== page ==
Assessing information sources to elucidate diagnostic process errors in radiologic imaging - A human factors framework

Laila Cochon, Ronilda Lacson, Aijia Wang, Neena Kapoor, Ivan K. Ip, Sonali Desai, Allen Kachalia, Jack Dennerlein, James Benneyan, Ramin Khorasani

Research output: Contribution to journalArticlepeer-review


Objective: To assess information sources that may elucidate errors related to radiologic diagnostic imaging, quantify the incidence of potential safety events from each source, and quantify the number of steps involved from diagnostic imaging chain and socio-technical factors. Materials and Methods: This retrospective, Institutional Review Board-approved study was conducted at the ambulatory healthcare facilities associated with a large academic hospital. Five information sources were evaluated: an electronic safety reporting system (ESRS), alert notification for critical result (ANCR) system, picture archive and communication system (PACS)-based quality assurance (QA) tool, imaging peer-review system, and an imaging computerized physician order entry (CPOE) and scheduling system. Data from these sources (January-December 2015 for ESRS, ANCR, QA tool, and the peer-review system; January-October 2016 for the imaging ordering system) were collected to quantify the incidence of potential safety events. Reviewers classified events by the step(s) in the diagnostic process they could elucidate, and their socio-technical factors contributors per the Systems Engineering Initiative for Patient Safety (SEIPS) framework. Results: Potential safety events ranged from 0.5% to 62.1% of events collected from each source. Each of the information sources contributed to elucidating diagnostic process errors in various steps of the diagnostic imaging chain and contributing socio-technical factors, primarily Person, Tasks, and Tools and Technology. Discussion: Various information sources can differentially inform understanding diagnostic process errors related to radiologic diagnostic imaging. Conclusion: Information sources elucidate errors in various steps within the diagnostic imaging workflow and can provide insight into socio-technical factors that impact patient safety in the diagnostic process.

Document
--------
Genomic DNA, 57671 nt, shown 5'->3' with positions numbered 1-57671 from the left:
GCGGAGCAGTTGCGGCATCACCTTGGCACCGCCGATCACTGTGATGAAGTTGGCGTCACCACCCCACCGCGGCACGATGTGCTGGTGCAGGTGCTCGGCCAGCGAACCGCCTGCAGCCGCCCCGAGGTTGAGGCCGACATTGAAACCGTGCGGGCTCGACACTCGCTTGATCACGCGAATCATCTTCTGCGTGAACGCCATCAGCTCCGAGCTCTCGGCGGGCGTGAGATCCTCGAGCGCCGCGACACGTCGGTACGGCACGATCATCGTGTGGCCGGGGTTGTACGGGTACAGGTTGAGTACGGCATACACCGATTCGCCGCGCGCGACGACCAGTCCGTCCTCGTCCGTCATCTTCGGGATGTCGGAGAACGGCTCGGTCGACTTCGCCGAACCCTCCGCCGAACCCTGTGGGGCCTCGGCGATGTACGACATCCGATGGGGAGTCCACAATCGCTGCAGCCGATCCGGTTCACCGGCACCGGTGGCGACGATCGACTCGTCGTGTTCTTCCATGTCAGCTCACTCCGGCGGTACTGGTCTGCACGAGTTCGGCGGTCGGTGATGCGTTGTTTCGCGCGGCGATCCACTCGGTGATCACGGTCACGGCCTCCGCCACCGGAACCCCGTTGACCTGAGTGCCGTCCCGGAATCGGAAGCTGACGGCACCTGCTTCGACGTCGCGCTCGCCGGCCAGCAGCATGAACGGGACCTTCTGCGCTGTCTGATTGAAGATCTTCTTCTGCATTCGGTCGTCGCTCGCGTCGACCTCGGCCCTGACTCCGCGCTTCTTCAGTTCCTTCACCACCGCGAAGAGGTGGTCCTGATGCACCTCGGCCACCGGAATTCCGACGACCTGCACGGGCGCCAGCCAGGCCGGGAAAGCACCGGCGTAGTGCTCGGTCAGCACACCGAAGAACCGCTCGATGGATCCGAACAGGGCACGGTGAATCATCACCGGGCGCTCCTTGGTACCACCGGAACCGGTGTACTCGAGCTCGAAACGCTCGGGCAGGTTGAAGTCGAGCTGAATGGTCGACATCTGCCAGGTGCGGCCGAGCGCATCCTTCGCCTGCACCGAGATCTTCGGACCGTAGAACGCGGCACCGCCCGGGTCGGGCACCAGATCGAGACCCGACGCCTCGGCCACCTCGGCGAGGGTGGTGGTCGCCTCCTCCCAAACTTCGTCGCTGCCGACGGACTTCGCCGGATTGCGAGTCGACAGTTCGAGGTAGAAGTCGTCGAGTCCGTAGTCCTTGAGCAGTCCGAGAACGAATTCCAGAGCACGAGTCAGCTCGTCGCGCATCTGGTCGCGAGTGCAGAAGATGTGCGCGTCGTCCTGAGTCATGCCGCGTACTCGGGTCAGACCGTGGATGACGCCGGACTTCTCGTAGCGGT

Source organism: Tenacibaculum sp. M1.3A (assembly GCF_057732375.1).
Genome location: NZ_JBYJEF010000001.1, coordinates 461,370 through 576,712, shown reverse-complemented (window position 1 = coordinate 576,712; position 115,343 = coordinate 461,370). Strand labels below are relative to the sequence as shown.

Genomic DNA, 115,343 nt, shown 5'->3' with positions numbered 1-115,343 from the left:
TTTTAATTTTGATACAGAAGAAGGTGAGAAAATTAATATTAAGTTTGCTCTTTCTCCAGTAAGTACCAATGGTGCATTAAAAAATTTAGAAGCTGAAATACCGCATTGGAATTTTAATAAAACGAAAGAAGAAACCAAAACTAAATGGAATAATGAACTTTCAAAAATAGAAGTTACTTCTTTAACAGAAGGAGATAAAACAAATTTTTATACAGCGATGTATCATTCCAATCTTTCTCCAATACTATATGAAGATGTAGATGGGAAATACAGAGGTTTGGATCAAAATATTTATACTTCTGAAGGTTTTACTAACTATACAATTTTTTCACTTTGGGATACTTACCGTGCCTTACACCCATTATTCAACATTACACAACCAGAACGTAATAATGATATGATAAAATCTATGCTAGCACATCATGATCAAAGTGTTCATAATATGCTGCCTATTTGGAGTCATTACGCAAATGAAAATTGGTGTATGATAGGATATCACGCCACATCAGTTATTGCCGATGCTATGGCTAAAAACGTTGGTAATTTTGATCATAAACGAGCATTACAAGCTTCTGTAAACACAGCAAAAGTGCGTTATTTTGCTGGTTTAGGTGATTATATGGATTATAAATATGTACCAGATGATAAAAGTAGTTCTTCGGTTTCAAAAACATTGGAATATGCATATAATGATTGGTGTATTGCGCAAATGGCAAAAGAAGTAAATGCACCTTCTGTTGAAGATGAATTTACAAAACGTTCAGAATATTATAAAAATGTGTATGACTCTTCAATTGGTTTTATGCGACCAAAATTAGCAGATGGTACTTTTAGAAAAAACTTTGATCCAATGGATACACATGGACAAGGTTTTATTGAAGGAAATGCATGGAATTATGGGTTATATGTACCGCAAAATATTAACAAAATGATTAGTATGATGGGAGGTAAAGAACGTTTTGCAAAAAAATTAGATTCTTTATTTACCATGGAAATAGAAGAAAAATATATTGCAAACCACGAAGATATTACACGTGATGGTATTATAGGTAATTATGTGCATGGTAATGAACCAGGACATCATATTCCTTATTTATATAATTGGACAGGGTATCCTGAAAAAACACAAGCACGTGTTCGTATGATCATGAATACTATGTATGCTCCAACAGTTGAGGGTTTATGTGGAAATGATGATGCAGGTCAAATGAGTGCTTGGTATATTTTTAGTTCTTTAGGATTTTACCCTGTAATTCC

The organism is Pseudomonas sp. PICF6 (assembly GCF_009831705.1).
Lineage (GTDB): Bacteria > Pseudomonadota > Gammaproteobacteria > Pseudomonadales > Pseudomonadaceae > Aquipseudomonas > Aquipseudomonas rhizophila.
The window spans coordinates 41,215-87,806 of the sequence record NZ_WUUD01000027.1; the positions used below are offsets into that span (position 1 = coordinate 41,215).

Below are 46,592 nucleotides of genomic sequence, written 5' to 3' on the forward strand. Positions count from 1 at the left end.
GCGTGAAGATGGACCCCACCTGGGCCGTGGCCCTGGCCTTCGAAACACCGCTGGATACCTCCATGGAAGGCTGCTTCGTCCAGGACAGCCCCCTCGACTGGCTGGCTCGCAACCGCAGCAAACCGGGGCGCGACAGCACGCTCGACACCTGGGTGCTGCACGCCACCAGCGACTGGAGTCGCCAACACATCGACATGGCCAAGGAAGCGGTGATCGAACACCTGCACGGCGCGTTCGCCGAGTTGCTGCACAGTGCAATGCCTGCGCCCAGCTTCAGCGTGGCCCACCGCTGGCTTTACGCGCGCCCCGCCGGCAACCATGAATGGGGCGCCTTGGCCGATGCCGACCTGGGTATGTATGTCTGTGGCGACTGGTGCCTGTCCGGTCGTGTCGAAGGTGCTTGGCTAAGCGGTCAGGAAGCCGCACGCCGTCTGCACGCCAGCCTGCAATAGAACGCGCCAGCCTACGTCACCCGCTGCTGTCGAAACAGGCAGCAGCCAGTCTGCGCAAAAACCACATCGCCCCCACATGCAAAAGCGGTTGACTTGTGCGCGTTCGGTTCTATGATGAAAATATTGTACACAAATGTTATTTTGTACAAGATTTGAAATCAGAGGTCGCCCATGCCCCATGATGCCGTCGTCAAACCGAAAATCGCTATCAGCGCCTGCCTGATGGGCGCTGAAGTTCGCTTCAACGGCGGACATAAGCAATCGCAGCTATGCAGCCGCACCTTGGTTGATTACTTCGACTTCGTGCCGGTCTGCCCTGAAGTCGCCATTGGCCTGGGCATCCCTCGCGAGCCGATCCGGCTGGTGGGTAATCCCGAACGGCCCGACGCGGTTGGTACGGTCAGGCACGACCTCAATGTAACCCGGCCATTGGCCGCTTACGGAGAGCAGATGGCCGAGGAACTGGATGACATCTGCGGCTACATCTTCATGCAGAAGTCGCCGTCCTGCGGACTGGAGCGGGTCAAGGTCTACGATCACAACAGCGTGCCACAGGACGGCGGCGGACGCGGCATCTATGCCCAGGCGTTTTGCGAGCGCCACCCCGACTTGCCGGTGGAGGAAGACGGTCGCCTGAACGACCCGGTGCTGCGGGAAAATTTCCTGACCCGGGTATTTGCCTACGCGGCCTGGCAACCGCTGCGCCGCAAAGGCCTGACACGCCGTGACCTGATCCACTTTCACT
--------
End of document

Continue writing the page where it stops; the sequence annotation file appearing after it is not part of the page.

Original languageEnglish (US)
Pages (from-to)1507-1515
Number of pages9
JournalJournal of the American Medical Informatics Association
Issue number11
StatePublished - Nov 1 2018
Externally publishedYes


  • Data sources
  • Diagnostic imaging
  • Health information technology
  • Patient safety

ASJC Scopus subject areas

  • Health Informatics

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